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Inflamm Bowel Dis. 2007 May;13(5):629-38.

5-Aminosalicylates and renal function in inflammatory bowel disease: a systematic review.

Author information

1
Gastroenterology Unit, Hospital Universitario de la Princesa, Universidad Autónoma, Madrid, Spain. gisbert@meditex.es

Abstract

Nephrotoxicity has been described in some patients with inflammatory bowel disease (IBD) treated with 5-aminosalicylic acid (5-ASA). Studies with 5-ASA treatment in which serum creatinine or creatinine clearance was measured regularly show that nephrotoxicity is exceptional (mean rate of only 0.26% per patient-year). There have been several case reports, including 46 patients, of renal disease associated with 5-ASA treatment in patients with IBD. 5-ASA treatment-related nephrotoxicity is reported most often within the first 12 months, but also delayed presentation after several years has been shown. The absence of a clear relationship between 5-ASA dose and the risk of nephrotoxicity suggests that this complication is idiosyncratic rather than dose-related. Most of the patients with renal disease associated with 5-ASA treatment suffered interstitial nephritis, with symptoms and signs being nonspecific, which may delay detection for many months. The nephrotoxicity potential of mesalazine and sulfasalazine seems to be similar. The risk with different oral preparations of 5-ASA is probably too small to influence the choice of agent. Mesalazine should be withdrawn when renal impairment manifests in a patient with IBD; if this does not result in a fall in serum creatinine, then renal biopsy should be considered. A trial of high-dose steroid may be recommended in patients whose renal function does not respond to drug withdrawal. The optimal monitoring schedule of serum creatinine in patients receiving 5-ASA treatment remains to be established, as there is no evidence to date that either the test, or the frequency of testing, improves patient outcomes.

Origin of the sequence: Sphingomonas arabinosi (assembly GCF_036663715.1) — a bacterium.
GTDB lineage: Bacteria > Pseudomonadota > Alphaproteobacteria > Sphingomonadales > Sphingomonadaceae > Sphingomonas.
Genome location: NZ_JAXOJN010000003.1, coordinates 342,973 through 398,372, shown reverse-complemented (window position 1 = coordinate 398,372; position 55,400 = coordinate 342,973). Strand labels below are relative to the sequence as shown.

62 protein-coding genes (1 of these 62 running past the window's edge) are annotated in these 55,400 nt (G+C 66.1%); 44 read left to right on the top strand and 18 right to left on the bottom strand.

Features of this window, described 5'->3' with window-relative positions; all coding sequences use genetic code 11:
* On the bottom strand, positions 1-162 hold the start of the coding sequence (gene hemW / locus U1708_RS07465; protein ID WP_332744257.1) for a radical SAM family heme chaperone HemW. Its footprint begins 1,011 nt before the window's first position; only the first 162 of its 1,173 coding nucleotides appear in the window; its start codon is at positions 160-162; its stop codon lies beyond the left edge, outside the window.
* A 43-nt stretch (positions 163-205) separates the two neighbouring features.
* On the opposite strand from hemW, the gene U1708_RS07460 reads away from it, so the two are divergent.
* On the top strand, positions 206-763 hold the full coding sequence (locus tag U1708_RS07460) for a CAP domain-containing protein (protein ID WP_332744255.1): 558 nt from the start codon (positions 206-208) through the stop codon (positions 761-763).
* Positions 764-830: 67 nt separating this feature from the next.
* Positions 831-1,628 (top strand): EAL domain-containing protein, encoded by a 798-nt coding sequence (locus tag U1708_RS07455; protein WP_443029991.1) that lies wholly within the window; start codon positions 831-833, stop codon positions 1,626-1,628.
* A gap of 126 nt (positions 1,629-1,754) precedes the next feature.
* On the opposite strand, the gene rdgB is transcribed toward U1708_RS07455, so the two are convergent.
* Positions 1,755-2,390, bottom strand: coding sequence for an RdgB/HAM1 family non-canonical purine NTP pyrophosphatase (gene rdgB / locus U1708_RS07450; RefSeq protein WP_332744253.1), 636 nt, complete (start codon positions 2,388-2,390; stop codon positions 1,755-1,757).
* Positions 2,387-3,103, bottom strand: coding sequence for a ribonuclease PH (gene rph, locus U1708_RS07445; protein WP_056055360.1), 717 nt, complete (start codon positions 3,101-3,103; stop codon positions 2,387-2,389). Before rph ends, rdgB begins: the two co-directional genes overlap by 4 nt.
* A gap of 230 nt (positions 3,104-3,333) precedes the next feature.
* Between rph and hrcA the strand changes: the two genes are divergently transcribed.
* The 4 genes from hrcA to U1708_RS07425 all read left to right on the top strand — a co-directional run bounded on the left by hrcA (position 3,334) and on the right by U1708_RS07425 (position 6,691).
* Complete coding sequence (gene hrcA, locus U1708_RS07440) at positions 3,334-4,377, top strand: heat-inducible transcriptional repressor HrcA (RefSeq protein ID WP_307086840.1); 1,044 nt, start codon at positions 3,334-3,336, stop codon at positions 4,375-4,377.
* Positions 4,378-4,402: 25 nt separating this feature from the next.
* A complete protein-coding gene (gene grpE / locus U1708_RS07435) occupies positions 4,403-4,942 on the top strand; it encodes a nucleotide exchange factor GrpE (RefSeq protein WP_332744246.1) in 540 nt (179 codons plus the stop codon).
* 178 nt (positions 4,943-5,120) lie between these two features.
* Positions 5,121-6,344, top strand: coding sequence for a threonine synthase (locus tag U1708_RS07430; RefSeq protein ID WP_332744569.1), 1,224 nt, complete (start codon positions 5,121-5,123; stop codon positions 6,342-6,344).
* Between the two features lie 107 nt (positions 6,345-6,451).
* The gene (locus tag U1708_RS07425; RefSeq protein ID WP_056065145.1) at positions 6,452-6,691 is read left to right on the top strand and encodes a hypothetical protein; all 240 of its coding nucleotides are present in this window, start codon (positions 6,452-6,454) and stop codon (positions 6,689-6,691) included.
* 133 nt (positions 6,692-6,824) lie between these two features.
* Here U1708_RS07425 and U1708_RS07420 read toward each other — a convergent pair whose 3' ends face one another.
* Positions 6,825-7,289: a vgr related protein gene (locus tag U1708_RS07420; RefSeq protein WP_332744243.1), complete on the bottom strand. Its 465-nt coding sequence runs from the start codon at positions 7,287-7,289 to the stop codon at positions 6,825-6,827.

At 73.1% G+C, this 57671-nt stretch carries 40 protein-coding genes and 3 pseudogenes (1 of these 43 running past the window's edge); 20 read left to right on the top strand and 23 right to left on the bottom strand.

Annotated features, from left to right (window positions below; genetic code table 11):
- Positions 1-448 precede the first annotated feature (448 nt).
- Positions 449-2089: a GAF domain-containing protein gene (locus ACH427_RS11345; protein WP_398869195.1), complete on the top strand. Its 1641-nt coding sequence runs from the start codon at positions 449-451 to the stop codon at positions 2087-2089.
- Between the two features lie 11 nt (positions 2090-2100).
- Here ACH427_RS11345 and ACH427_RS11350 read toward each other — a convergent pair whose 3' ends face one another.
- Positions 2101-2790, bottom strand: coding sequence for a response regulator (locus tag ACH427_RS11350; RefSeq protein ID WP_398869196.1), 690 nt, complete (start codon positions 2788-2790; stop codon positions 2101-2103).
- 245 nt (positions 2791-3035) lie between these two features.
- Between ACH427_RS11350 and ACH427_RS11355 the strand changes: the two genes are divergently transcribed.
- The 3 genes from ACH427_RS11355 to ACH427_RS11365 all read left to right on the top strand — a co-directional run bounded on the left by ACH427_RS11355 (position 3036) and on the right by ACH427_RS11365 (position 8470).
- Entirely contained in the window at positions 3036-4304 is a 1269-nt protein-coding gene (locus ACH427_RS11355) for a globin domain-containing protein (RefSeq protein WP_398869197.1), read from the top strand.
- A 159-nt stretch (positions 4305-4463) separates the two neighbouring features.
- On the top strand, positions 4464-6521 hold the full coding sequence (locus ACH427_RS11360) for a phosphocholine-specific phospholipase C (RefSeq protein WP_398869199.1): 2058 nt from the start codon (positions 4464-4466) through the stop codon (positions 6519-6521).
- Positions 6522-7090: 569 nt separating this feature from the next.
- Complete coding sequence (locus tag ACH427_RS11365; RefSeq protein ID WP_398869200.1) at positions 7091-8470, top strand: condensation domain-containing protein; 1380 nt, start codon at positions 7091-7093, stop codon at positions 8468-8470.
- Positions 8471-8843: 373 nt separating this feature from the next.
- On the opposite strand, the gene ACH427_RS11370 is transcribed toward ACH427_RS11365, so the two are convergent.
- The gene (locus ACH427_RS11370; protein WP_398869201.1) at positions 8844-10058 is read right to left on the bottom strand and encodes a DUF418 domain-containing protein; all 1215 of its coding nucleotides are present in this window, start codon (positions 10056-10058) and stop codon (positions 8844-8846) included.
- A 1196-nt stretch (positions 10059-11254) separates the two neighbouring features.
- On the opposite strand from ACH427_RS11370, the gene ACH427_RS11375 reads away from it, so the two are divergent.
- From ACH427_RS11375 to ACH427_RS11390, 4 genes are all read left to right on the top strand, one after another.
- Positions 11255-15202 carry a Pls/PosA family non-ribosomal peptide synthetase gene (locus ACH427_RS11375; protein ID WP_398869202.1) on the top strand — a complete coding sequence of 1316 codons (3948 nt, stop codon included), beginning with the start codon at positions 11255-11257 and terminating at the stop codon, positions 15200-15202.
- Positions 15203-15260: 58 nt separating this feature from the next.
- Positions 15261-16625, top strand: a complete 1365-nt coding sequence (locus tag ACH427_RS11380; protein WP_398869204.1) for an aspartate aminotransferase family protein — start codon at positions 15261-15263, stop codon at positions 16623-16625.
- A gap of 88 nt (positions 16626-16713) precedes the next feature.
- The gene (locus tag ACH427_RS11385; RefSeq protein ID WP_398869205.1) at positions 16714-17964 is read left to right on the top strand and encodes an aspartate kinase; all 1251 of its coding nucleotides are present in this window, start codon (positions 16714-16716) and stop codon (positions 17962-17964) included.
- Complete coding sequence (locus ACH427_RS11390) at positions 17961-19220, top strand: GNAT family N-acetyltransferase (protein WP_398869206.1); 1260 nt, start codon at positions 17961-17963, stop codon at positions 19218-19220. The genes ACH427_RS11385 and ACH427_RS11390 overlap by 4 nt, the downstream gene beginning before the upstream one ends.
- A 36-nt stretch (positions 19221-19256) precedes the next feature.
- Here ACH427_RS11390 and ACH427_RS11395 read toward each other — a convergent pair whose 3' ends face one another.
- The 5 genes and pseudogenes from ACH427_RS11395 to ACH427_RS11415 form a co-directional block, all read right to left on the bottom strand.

PMID:
17243140
DOI:
10.1002/ibd.20099
[Indexed for MEDLINE]

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